Nonmaleficence in data collection. How are data that are collected intraoperatively stored, and who owns and controls the data? How can we safeguard patient confidentiality in the automated world? If there is a data breach, what are the potential harms to patients? It should first be noted that it remains unclear in many cases who the owner of the data is; every state has different laws regarding medical record ownership.32 This question could be answered by future litigation and case law. Nevertheless, while electronic medical records and the increasing use of AI-assisted technology in health care have led to the growth of large digital medical databases that have the advantages of facilitated access, distribution, and mobility, there is a greater risk of a data breach.33,34 If patient medical data is breached, the potential harms to patients include psycho-emotional stress and identity theft, which can lead to false medical bills and the potential for unreliable medical records and subsequent life-threatening errors in medical decision making.35,36
To date, data collected intraoperatively (such as patient demographics, lab values, and outcomes such as specific morbidities and mortalities) are generally stored and managed by private AI health companies. These data are highly sought after to build AI algorithms for medical practice, not just for perioperative needs. Methods to protect patients from data breaches necessitate that AI health companies abide by federal and state laws and regulations regarding patient medical data. To abide by the Health Insurance Portability and Accountability Act (HIPAA),37 entities covered by HIPAA regulations, such as health care organizations, must deidentify personal health information before it can be stored on an AI health company database. Once deidentified, the clinical data are privately owned by an AI health company (eg, Google’s DeepMindTM, QuidTM, INFORMAITM, or BioSymetrics). Continued efforts by the AI health company to maintain privacy and protection of the data, as well as to properly train their employees in HIPAA compliance, are also paramount.35 Finally, if a data breach occurs, the patient must be informed by their clinician or the AI health company storing the data.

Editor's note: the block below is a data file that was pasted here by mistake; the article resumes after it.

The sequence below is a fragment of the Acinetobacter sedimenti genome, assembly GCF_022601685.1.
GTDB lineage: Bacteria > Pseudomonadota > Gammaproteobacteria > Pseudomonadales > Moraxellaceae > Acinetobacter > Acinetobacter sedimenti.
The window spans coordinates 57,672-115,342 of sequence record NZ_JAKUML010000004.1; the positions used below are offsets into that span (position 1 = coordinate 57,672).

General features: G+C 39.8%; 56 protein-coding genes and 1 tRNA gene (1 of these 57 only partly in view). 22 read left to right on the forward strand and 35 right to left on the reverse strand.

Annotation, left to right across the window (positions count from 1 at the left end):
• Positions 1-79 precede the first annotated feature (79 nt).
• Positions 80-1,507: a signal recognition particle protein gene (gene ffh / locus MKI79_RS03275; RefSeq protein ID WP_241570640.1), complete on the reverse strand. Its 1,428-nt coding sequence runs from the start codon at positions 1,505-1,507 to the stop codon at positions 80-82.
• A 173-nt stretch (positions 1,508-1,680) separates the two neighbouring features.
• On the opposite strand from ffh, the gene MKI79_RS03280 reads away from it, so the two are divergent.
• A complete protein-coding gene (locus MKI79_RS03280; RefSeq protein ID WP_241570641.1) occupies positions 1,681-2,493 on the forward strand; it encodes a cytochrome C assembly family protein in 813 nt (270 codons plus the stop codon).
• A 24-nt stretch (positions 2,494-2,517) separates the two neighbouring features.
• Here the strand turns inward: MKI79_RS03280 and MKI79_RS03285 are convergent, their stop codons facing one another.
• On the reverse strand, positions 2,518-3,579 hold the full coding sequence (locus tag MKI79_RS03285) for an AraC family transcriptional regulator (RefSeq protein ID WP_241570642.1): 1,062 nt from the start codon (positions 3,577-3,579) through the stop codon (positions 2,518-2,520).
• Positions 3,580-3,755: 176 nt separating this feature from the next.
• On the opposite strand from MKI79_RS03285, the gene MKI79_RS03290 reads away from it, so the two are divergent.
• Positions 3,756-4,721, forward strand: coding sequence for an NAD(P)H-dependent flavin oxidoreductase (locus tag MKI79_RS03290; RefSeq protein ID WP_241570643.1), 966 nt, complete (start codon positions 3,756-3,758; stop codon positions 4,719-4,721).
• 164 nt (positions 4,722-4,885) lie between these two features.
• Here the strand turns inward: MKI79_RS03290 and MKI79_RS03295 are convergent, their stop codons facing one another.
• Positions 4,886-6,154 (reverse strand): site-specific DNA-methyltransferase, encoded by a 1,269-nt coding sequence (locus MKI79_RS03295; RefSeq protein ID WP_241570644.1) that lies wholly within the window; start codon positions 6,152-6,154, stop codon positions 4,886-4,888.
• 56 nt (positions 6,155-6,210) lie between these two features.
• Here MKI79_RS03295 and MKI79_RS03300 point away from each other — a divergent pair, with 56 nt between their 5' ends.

AI Technology and Roles of Surgeons